This is part of a series about making a D&D-esque version of Ubiquity.
I’ve tried to keep my Ubiquity rules generic and not setting-specific, however, the magic system does have a couple of conceits tied to it. One, like many settings, it is assumed that there was an advanced civilization in an age long ago that no longer exists. This civilization had mastered, or perhaps even created, magic, but that knowledge was lost after the civilization declined. The second conceit is that magic has been recently rediscovered. It is for this reason that no one can manipulate magic any way they like and have to rely on spells created by the ancient civilization. Additionally, because all magic users are essentially novices, spellcasters often suffer physical wounds from casting–presumably because they do not have the mastery of their forebears.
Casting a spell is an elaborate process. It involves both verbal and gesticular components, meaning a caster must be able to speak and have free hands.
This magic system is a bit of a hybrid of the freeform system of Triple Ace Game’s All for One, Greymalkin Designs’ Desolation, and Wizard of the Coast’s Dungeons & Dragons.
Each spell has a Spell Total. This represents how many successes a spellcaster must roll in order to successfully cast the spell. Casting is an extended action. Unlike other Ubiquity games, this magic system has no Difficulty level; Each and every success rolled counts toward the Spell Total.
Channeling magical energy through the body, however, is dangerous. As such, a caster suffers non-lethal damage called Burn every round they are attempting to cast. Additionally, this damage increases the longer the caster has this energy coursing through their body. Casters suffer one point of Burn on the first round, two on the second round, three on the third, and so on. All of this non-lethal damage is cumulative and takes effect at the end of the casting attempt (whether successful or not). Like any other damage, Stun still applies.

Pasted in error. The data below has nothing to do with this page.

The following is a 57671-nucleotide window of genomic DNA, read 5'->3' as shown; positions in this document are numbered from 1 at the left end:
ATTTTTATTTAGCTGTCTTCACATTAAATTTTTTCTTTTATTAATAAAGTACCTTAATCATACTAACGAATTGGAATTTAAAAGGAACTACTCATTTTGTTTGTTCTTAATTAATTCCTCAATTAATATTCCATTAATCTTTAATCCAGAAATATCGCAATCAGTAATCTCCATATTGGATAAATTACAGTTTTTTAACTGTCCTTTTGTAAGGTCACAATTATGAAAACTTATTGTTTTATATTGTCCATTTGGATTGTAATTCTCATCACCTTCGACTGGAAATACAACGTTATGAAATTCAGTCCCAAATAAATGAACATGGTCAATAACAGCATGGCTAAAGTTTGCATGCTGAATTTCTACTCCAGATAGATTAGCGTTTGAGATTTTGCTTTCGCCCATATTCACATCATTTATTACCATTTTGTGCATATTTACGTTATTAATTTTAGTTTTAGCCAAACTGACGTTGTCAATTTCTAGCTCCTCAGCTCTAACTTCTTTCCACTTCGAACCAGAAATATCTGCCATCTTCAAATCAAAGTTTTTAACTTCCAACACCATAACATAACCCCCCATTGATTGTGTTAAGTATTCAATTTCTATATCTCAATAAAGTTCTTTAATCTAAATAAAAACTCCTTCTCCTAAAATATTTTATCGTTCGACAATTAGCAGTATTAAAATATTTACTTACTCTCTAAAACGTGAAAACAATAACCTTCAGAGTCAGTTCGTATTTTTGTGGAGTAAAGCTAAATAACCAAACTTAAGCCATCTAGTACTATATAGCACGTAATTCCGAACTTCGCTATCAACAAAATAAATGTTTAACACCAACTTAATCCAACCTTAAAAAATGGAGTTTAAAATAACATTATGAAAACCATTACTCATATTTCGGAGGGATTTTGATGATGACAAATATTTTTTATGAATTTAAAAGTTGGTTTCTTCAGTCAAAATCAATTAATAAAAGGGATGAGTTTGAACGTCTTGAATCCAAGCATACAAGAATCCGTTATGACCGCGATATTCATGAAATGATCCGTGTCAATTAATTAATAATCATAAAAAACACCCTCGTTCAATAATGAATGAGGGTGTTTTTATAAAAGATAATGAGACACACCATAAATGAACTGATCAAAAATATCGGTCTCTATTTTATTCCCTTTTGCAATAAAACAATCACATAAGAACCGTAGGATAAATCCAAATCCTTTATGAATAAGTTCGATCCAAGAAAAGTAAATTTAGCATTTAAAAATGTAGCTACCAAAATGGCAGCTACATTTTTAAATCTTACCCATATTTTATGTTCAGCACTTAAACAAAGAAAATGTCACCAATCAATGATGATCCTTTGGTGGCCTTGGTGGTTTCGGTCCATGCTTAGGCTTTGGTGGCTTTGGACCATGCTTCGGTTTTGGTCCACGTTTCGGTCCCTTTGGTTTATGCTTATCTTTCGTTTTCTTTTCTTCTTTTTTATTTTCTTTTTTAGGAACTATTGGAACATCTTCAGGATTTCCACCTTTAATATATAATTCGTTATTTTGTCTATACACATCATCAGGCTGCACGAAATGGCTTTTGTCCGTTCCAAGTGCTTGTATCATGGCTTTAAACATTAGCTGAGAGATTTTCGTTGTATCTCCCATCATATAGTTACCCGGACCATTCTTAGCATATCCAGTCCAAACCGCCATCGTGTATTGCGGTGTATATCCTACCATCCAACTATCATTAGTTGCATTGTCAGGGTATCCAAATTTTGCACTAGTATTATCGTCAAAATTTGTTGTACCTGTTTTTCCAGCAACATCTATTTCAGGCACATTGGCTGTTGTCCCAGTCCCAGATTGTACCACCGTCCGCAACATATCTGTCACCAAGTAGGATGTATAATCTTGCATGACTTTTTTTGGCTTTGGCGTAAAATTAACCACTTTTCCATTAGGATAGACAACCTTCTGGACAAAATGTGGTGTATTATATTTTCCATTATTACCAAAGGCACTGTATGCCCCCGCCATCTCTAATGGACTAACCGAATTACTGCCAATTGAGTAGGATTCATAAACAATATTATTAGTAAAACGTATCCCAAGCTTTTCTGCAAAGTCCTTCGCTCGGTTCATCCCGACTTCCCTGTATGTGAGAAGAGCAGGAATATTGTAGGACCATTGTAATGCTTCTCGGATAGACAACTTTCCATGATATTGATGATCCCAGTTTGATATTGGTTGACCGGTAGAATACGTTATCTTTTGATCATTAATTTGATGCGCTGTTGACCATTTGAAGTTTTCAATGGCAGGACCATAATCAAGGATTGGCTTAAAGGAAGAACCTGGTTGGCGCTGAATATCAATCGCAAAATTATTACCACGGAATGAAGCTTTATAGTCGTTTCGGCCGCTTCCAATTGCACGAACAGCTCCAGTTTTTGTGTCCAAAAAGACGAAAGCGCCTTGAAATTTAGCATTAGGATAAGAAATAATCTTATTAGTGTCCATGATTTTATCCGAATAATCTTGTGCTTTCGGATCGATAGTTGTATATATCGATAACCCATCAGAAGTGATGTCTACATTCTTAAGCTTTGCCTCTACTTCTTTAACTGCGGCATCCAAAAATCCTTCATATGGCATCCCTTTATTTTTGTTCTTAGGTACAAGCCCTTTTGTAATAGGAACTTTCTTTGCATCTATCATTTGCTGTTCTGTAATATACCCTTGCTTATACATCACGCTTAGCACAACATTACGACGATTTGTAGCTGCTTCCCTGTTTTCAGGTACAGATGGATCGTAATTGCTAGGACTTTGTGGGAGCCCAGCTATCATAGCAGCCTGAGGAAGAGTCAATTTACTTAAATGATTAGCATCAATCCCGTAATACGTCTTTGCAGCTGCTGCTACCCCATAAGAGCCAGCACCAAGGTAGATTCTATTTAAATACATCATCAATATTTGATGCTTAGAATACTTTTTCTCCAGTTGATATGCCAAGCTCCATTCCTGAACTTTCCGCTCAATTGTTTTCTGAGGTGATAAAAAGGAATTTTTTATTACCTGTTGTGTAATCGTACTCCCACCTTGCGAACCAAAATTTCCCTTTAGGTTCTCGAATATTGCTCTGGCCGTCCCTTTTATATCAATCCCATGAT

Luckily for spellcasters, there are ways to mitigate this Burn damage:
- Cancel Burn with Style Points on a one-to-one basis.
- Use extra successes to cancel Burn on a one-one-basis.
- Have a Talent, artifact, or relic that lessens or transfers Burn damage.
Spells have no “level.” A spellcaster can attempt to cast any spell they have learned. However, the Spell Total and the potential Burn damage naturally limit a magic user. As a spellcaster increases their Magic skill, they can cast more powerful spells faster and with less risk to themselves. But other than the inherent risks, there is nothing barring a magic user from attempting any spell.
Extra successes have more uses than just mitigating Burn Damage. They can also be used in the following ways:
- Increase Opposed Roll dice on a one-to-one basis.
- Increase Spell Damage on a 2-to-1 basis (2 successes for 1 extra point of damage)
So let’s take a look at a spell example to make sense of all of this:
A pea-sized glowing orb shoots from the caster’s hand and explodes into a fireball at its target location. The spell is an area effect attack, thus ignoring active defense. If the caster rolls more successes than the defenders, the targets take 4L fire damage.
Range/Area: 20ft radius from target, up to 75ft away.